Evaluation of the efficacy and mechanisms of a novel intervention for chronic pain tailored to people living with HIV: Skills To Manage Pain (STOMP)
Co-Is: Michael S. Saag, MD; Mallory O. Johnson, PhD; Olivio J. Clay, PhD; Michael J. Mugavero, MD, MHSC; Dustin M. Long, PhD; Meredith L. Kilgore, PhD; Edward Cachay, MD
Grant Number: NIH 1R01MH115754-01A1
Project Summary: Behavioral interventions for chronic pain among people living with HIV (PLWH) are an understudied area, with great potential to improve pain and function. Chronic pain is an important comorbidity that affects between 30% and 85% of PLWH and is associated with greater odds of functional impairment, increased emergency room utilization, suboptimal retention in HIV care, and failure to achieve virologic suppression. What is not known is how to optimally address chronic pain in this population. Opioids are a commonly used treatment for chronic pain, particularly in PLWH. Opioid prescribing for chronic pain often does not result in substantial improvement in outcomes and contributes to the growing epidemic of opioid addiction and overdose.
In contrast, behavioral interventions are among the most effective and safest treatments for chronic pain in the general population. Pain Self-Management (PSM) is a Social Cognitive Theory (SCT)-based behavioral approach that involves pain-related skill acquisition and goal setting. PSM interventions have been promoted by the 2016 Department of Health and Human Services National Pain Strategy (DHHS NPS) as an effective, scalable approach to chronic pain management. Especially given the current opioid crisis, the DHHS NPS underscored the urgent need to develop and test PSM interventions tailored to the unique needs of vulnerable populations, particularly PLWH, that can be implemented and disseminated nationwide. Until an effective and scalable PSM intervention for chronic pain in PLWH is developed, reducing the burden of chronic pain safely and effectively in this population will not be possible.
The overall objective of this proposal is to evaluate a novel theory-based PSM intervention,“Skills TO Manage Pain” (STOMP), developed for and tailored to PLWH. We will accomplish our overall objective with the following primary specific aim: 1) Evaluate the efficacy of STOMP, a theory-based intervention tailored to improving chronic pain in PLWH. Given our rigorous intervention development process and promising pilot trial results, our working hypothesis is that STOMP will decrease pain and improve function in PLWH. We also propose the following secondary aims: 2) Conduct exploratory analyses of the impact of STOMP on HIV outcomes associated with chronic pain (i.e. retention in care, virologic suppression), and 3) Investigate proximal outcomes as potential mediators of STOMP's impact on chronic pain. This approach is innovative because it incorporates novel peer co-led group sessions that were created based on our formative intervention development work, includes patients with comorbidities (e.g., depressive symptoms, addiction history) common among PLWH but typically excluded from chronic pain studies, and investigates the impact of a chronic pain intervention on disease-specific HIV outcomes in addition to pain and function. The proposed research will be significant because if successful, it will pave the way for future dissemination and implementation studies that have the potential to dramatically change chronic pain treatment for PLWH.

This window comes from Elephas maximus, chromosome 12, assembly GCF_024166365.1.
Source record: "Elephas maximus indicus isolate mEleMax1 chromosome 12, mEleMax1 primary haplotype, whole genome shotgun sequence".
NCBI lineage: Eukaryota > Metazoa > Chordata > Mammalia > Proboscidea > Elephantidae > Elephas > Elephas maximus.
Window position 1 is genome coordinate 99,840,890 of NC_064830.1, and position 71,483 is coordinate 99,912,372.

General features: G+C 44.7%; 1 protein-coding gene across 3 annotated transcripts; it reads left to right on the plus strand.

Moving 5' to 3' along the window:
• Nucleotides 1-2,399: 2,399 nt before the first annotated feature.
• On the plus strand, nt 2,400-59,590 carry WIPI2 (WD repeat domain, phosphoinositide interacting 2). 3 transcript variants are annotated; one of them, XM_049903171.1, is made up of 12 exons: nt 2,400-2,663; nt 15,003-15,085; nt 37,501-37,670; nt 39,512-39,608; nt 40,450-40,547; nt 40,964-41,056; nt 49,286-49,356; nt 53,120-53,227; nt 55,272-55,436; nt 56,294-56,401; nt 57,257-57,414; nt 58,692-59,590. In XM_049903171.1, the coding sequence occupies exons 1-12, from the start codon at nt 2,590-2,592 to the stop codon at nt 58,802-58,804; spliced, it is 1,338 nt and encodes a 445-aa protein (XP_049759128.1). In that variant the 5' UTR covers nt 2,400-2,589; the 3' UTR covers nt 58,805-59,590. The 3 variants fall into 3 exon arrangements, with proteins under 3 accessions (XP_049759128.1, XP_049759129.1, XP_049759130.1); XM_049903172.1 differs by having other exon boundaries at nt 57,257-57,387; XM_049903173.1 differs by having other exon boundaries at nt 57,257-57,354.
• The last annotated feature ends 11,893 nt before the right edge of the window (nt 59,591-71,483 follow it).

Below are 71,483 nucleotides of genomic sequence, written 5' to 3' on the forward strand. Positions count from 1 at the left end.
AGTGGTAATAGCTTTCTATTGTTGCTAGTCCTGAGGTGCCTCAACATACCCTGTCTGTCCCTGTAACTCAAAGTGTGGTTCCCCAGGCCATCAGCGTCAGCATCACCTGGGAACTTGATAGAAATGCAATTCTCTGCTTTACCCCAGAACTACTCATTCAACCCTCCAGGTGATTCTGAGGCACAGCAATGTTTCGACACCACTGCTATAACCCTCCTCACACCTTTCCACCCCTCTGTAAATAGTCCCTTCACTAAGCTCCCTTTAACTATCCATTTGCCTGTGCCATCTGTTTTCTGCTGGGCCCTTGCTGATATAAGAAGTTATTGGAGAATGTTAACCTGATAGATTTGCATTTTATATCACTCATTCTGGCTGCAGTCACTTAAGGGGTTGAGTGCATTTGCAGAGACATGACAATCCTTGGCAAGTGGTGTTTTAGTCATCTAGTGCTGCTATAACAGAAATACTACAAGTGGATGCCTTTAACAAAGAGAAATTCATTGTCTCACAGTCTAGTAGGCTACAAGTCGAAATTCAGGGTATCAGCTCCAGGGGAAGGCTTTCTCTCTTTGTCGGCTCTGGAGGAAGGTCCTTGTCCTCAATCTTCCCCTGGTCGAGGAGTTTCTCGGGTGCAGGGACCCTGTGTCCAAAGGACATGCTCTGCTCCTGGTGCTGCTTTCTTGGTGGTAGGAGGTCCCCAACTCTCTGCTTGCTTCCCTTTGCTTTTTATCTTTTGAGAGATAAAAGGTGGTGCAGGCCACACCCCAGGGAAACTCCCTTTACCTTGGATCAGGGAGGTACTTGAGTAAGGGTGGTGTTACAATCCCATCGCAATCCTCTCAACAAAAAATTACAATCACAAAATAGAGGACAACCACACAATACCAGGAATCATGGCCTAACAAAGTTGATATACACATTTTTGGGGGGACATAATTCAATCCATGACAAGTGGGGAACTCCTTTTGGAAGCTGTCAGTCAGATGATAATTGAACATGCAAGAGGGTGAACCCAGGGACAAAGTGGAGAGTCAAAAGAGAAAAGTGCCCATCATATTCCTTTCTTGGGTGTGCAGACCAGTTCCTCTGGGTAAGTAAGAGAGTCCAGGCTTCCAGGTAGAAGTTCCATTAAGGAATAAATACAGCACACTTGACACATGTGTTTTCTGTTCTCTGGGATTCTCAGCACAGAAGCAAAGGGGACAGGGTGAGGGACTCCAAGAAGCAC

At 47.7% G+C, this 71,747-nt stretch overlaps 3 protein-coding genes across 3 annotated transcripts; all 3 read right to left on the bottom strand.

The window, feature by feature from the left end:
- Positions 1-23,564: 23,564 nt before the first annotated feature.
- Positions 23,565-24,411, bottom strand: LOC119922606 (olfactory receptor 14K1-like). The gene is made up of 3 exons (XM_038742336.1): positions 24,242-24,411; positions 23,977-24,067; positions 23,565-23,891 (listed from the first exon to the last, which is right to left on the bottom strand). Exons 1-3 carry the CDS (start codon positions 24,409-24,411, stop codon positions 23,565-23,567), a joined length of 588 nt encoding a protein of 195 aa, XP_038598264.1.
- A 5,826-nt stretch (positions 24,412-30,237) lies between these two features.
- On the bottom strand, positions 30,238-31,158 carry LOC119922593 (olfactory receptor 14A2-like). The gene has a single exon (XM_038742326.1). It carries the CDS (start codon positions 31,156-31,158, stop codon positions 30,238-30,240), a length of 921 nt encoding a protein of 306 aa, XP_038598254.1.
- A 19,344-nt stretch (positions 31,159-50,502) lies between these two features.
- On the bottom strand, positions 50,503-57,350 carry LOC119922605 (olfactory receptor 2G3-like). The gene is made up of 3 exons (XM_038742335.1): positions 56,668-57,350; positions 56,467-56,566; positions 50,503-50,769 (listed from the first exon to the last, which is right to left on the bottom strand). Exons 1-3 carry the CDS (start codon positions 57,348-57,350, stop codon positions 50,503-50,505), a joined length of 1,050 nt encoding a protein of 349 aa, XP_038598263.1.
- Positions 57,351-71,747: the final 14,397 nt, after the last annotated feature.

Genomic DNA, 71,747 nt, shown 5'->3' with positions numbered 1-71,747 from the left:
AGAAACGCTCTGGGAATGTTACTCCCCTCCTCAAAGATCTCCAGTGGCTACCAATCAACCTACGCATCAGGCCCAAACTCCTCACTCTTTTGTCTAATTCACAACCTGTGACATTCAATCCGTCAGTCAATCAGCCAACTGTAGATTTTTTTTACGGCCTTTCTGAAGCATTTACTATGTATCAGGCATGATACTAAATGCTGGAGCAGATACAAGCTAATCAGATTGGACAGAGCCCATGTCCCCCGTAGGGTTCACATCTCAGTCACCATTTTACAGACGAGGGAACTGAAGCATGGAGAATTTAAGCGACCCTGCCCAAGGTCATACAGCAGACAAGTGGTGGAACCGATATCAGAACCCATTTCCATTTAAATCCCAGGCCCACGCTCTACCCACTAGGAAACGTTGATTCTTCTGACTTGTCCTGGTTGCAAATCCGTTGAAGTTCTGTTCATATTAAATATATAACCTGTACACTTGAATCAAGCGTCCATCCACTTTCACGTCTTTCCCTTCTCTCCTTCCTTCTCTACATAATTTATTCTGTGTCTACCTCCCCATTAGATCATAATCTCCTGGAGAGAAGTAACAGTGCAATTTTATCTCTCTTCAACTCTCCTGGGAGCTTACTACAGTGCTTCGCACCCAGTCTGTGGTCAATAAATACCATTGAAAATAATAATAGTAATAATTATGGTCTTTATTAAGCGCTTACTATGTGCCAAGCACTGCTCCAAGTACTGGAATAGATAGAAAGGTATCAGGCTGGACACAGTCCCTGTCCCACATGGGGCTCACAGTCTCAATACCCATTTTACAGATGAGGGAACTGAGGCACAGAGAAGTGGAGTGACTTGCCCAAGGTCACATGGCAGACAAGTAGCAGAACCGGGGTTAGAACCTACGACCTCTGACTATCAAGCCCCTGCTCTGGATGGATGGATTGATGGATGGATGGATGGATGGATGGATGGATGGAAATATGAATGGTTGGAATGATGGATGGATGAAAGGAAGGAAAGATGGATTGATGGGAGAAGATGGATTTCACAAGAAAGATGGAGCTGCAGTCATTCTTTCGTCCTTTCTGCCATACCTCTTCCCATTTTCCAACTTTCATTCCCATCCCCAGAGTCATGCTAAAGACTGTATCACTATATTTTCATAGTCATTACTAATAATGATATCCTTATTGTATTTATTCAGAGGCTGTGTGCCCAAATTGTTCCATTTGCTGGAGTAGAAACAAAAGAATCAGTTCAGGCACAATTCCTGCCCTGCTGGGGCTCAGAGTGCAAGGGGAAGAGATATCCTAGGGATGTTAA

University of Alabama at Birmingham, Birmingham, AL
University of California San Diego, La Jolla, CA
University of California San Francisco, San Francisco, CA
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Merlin JS, Young SR, Johnson MO, Saag M, Demonte W, Kerns R, Bair MJ, Kertesz S, Turan JM, Kilgore M, Clay OJ, Pekmezi D, Davies S. Intervention Mapping to develop a Social Cognitive Theory-based intervention for chronic pain tailored to individuals with HIV. Contemp Clin Trials Commun. 2018 Jun;10:9-16. doi: 10.1016/j.conctc.2018.02.004. eCollection 2018 Jun. PubMed PMID: 29696153; PubMed Central PMCID: PMC5898474.